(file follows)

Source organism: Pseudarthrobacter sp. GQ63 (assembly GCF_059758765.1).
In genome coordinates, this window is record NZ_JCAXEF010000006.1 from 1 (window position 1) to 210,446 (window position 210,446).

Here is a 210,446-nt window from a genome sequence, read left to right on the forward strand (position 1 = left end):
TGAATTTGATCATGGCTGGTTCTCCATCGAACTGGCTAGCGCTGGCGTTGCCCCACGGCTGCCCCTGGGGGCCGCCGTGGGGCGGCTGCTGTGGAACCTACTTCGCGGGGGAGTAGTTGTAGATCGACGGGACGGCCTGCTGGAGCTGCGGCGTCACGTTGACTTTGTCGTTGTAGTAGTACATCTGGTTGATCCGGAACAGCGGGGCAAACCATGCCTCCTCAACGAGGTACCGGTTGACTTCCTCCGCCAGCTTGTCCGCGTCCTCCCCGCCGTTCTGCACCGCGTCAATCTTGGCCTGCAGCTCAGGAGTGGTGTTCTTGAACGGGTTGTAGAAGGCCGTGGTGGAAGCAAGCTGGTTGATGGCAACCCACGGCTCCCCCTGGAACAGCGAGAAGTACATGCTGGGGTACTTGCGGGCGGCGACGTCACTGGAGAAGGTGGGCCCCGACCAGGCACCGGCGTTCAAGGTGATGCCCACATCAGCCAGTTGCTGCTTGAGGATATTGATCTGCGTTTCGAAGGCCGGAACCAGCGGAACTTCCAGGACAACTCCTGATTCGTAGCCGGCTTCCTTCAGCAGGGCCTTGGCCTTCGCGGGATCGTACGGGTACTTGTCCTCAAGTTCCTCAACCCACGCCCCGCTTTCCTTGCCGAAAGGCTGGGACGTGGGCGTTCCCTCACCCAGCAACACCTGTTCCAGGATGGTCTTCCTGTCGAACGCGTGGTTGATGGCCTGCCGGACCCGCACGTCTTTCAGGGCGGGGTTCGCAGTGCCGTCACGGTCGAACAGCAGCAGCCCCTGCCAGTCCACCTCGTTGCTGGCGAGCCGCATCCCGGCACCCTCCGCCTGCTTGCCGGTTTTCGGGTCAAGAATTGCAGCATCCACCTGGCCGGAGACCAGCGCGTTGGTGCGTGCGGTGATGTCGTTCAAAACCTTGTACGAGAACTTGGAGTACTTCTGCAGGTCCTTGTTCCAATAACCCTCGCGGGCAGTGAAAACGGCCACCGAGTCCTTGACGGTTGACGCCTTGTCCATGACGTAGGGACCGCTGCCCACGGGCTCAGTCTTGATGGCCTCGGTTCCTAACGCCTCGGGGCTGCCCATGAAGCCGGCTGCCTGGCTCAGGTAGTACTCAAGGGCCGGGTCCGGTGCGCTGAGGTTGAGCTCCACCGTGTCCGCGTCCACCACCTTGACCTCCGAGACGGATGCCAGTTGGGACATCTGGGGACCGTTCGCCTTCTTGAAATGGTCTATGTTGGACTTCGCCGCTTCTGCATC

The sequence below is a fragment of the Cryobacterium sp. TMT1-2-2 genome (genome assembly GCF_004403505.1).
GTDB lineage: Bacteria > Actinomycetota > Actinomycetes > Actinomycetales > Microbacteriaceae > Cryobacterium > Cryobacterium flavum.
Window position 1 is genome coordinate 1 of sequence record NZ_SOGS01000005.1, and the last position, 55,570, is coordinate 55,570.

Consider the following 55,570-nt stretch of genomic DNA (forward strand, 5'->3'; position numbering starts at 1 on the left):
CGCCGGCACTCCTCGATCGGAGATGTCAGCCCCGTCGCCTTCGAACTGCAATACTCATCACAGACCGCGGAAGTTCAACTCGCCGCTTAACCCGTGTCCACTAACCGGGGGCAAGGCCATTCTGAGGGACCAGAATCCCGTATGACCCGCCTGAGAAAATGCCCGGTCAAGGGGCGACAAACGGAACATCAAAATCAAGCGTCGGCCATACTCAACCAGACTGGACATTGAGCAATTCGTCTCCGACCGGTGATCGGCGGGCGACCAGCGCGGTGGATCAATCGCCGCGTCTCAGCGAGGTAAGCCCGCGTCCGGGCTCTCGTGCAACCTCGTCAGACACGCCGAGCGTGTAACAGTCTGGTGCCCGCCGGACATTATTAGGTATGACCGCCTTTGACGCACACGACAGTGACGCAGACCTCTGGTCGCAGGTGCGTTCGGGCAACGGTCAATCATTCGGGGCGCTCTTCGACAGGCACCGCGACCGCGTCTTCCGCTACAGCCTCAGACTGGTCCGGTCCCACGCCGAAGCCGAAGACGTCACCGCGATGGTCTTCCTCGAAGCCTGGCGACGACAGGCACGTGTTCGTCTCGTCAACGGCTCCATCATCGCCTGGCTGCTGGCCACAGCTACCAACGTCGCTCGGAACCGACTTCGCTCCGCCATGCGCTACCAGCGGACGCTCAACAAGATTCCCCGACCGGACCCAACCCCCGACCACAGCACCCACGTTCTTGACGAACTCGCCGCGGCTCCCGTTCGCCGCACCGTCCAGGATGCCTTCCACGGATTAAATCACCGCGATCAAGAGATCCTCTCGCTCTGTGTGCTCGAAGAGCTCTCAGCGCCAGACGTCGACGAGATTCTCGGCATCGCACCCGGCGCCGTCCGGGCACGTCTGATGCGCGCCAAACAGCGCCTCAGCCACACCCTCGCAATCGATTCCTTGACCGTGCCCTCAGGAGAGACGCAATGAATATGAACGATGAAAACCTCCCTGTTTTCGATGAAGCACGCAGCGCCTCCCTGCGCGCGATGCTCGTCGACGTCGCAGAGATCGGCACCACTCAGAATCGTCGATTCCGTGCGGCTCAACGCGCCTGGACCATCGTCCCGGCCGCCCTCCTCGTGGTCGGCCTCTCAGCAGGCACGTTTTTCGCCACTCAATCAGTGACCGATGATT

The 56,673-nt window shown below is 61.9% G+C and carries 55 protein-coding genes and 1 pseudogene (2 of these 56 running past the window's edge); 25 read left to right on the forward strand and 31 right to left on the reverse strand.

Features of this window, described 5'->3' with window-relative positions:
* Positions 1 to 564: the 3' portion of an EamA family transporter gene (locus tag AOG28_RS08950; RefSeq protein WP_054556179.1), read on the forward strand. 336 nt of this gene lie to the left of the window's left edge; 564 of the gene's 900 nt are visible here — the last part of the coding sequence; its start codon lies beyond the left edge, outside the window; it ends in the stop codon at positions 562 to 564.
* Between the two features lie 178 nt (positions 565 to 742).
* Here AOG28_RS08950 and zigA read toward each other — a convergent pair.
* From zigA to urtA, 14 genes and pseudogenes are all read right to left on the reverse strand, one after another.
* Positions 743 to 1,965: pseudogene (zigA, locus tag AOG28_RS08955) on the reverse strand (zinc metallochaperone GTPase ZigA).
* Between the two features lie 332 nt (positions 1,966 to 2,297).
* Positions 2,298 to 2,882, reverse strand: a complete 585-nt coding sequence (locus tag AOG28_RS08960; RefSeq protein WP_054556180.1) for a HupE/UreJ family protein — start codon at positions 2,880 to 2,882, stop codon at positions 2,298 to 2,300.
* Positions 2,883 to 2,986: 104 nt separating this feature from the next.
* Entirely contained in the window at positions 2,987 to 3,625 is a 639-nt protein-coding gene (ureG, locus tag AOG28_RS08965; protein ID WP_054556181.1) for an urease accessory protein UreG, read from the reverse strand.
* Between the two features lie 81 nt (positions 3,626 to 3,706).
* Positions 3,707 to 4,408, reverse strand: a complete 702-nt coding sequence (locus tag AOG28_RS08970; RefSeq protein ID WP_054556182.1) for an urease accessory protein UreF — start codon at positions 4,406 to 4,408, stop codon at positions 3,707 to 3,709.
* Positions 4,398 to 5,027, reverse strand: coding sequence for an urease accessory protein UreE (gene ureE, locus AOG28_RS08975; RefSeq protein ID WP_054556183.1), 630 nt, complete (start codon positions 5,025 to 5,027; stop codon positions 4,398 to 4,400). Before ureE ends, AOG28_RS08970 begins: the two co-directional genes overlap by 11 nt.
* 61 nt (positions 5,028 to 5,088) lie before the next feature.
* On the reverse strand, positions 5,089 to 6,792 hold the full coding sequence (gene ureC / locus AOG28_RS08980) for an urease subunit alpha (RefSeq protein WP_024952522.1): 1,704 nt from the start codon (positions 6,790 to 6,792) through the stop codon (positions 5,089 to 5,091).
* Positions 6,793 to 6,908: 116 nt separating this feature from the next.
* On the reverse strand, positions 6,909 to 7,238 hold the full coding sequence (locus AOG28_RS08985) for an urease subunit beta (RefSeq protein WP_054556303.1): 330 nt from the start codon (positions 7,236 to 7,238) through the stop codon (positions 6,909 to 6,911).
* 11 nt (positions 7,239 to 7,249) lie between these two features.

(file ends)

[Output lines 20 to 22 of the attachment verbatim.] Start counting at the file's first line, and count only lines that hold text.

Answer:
* Entirely contained in the window at positions 2,987 to 3,625 is a 639-nt protein-coding gene (ureG, locus tag AOG28_RS08965; protein ID WP_054556181.1) for an urease accessory protein UreG, read from the reverse strand.
* Between the two features lie 81 nt (positions 3,626 to 3,706).
* Positions 3,707 to 4,408, reverse strand: a complete 702-nt coding sequence (locus tag AOG28_RS08970; RefSeq protein ID WP_054556182.1) for an urease accessory protein UreF — start codon at positions 4,406 to 4,408, stop codon at positions 3,707 to 3,709.